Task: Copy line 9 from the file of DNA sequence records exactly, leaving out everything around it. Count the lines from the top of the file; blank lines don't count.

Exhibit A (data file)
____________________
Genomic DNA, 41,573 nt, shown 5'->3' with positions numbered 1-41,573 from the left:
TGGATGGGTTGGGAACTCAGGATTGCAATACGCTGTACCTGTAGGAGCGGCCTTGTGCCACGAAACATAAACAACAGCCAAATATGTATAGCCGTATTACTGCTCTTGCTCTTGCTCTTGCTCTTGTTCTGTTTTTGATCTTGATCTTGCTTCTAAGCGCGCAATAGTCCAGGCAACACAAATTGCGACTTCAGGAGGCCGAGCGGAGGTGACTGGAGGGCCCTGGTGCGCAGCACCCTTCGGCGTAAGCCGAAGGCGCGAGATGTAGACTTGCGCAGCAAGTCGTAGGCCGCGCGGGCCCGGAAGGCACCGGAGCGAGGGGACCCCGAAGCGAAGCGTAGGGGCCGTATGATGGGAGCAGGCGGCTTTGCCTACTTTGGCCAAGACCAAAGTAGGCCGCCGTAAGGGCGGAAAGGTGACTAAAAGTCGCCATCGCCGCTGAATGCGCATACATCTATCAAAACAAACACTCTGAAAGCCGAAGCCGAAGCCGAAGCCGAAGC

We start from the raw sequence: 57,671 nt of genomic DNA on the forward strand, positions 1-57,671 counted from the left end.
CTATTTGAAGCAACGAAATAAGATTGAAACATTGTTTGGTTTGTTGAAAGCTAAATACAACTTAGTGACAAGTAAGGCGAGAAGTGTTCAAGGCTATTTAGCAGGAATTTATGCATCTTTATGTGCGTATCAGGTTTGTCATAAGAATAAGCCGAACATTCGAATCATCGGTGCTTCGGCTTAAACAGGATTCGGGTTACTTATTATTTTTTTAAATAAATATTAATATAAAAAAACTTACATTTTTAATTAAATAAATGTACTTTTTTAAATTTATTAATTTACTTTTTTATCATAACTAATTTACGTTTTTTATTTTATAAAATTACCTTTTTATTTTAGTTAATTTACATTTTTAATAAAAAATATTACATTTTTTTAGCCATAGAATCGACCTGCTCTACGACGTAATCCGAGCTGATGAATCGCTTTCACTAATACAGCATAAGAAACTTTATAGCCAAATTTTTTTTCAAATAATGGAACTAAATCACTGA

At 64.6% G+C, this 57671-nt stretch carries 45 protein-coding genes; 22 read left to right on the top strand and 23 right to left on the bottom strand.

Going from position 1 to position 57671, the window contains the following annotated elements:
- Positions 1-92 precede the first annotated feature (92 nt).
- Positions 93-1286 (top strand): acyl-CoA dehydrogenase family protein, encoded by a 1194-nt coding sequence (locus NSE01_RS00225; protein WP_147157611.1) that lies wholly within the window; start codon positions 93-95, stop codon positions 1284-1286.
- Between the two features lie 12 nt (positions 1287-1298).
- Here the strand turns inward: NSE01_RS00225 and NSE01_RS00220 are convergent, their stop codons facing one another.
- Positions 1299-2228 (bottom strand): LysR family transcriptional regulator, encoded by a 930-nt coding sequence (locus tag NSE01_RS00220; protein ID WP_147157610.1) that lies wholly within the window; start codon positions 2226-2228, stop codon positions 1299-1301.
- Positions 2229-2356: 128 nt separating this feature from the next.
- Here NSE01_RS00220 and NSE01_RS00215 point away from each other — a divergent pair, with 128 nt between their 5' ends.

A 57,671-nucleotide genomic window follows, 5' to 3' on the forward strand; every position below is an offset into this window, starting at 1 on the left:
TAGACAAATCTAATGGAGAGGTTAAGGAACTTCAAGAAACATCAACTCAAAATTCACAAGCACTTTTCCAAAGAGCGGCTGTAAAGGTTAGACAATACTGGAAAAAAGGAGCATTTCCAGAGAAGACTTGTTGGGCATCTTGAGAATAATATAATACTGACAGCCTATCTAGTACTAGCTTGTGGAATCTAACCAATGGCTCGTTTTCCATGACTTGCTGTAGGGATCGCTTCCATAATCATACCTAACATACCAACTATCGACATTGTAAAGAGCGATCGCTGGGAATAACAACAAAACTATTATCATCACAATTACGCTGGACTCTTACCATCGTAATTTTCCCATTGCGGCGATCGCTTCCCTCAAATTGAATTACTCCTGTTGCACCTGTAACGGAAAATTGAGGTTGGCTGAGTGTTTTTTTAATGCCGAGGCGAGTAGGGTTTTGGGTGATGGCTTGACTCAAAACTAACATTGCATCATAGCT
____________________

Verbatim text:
- Between the two features lie 12 nt (positions 1287-1298).